Clovis_New-Mexico_ Ride 4 Respect
The LA to Arkansas crew at the Clovis, New Mexico Walmart at 1:45 a.m.

Hundreds of Walmart employees, their families, supporters and Javier Rodriguez, a warehouse worker from Southern California, hopped on buses May 30 to travel to Bentonville, Arkansas -- Walmart's international headquarters.

The group is there to call on Walmart to change course. Their arrival coincides with Walmart's annual shareholder's event.

Here are some highlights:

Kalpona Akter, a former child garment worker and executive director of the Bangladesh Center for Worker Solidarity, will speak inside the shareholder meeting Friday. She has been an outspoken critic of sweatshop conditions in Bangladesh where Walmart is the second largest producer. More than 400 people raised $9,000 to bring Akter to Arkansas to address Walmart executives directly about fires and factory collapses in Bangladesh that have killed hundreds of garment workers.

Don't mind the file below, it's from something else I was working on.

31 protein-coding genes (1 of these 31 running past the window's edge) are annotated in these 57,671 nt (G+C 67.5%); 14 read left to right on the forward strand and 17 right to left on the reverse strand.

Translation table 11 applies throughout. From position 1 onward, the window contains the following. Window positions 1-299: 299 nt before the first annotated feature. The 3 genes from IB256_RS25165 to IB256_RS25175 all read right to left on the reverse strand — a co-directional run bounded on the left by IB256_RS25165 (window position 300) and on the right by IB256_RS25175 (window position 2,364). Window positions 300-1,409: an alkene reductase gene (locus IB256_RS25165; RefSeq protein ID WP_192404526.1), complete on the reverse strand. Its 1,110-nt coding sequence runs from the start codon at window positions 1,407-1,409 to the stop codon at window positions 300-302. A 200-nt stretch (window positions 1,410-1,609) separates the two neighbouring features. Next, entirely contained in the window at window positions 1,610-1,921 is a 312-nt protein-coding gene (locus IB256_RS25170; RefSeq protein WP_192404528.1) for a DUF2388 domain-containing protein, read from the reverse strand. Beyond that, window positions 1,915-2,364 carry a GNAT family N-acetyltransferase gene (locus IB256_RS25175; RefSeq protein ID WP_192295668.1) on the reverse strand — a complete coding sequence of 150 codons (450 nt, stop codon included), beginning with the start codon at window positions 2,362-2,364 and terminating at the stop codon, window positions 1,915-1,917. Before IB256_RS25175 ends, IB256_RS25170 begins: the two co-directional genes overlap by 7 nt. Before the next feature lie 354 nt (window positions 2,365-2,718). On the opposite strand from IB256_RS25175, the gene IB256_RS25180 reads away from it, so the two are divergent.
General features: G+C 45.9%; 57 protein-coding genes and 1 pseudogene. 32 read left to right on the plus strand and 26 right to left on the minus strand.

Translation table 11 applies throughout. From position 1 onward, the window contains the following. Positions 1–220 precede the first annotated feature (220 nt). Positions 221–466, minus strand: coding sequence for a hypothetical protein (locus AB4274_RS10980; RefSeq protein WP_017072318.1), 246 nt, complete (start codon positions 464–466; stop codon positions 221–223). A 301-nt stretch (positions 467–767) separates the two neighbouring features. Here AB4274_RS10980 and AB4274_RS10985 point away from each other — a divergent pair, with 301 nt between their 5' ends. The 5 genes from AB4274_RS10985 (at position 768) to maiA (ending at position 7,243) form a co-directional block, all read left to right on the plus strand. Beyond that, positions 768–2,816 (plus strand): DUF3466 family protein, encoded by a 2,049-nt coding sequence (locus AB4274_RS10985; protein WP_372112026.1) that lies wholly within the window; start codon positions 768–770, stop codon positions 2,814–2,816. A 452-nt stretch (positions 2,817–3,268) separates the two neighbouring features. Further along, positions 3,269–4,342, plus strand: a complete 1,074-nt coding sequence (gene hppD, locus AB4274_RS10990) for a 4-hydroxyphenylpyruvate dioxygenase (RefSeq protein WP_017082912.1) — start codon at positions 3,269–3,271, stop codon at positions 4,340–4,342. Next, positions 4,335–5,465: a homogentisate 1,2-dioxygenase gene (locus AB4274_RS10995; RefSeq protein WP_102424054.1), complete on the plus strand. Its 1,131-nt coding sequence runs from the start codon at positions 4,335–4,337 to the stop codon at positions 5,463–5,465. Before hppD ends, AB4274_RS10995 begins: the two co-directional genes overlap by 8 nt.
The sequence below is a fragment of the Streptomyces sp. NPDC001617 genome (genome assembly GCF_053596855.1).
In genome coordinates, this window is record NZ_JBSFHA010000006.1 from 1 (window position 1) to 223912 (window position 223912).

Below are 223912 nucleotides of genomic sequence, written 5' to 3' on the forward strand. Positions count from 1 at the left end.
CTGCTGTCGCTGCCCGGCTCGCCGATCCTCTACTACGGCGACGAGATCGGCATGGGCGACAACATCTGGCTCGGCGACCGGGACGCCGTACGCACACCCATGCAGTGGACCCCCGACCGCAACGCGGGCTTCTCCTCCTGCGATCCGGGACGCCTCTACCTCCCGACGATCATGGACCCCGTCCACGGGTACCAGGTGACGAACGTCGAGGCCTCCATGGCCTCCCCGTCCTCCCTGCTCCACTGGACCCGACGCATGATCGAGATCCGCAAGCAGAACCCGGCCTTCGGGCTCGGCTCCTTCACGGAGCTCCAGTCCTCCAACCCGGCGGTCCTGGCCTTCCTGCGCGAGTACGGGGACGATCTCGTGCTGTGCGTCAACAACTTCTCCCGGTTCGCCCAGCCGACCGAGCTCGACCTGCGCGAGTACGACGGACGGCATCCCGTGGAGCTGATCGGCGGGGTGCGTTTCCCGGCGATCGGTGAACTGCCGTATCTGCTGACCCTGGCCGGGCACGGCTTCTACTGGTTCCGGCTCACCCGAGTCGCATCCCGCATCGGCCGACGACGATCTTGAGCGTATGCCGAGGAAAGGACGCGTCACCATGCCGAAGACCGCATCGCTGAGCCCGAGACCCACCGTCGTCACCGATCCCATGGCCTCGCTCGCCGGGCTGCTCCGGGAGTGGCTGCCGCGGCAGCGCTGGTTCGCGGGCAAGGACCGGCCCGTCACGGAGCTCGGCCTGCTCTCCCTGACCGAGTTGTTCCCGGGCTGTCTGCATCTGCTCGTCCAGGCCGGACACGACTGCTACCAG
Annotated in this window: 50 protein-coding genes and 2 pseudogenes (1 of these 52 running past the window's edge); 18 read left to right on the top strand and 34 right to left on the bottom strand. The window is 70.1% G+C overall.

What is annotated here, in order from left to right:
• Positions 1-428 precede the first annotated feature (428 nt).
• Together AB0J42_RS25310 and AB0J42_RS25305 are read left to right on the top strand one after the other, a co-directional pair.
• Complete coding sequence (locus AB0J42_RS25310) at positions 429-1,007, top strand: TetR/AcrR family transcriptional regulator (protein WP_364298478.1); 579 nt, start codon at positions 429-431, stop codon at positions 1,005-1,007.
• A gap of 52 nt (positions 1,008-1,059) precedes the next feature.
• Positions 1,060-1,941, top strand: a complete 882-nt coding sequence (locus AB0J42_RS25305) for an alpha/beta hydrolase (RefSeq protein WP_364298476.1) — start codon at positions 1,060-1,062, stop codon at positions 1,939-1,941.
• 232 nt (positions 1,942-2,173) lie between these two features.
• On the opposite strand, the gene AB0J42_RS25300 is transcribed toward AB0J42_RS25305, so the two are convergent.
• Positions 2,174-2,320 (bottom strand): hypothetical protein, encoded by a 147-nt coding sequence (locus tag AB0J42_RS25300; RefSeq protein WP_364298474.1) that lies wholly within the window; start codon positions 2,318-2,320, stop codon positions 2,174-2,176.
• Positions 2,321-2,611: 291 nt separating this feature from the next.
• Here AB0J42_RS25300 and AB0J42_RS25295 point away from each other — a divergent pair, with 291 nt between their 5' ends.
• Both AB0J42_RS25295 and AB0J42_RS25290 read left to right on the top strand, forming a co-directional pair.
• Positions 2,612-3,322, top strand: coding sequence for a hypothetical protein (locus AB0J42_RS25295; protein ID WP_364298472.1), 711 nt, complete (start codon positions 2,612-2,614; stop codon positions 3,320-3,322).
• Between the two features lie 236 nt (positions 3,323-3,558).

Workers and experts held a teleconference with national reporters to expose serious problems in Walmart's global supply chain.

Workers from major cities across the country made the trek to Arkansas on buses in the spirit of the 1960s Freedom Rides. The Ride for Respect departed the Pico Rivera Walmart May 30. The group traveled 1,500 miles through Arizona, New Mexico and Texas before arriving in Bentonville.

WWU Boards the Bus
The Warehouse Workers United group boards the bus in Pico Rivera, Calif.

In Bentonville workers met up with artists from San Francisco and Washington, D.C. to assemble an oversized, human-powered, art installation with more than 1,200 pieces of fabric symbolizing the deaths of workers in Bangladesh.

Why did they die?
A child and her mother place flowers in front of Walmart's Arkansas headquarters in honor of the garment workers who died in Bangladesh.

For photos and video of strikers and their community supporters, also visit

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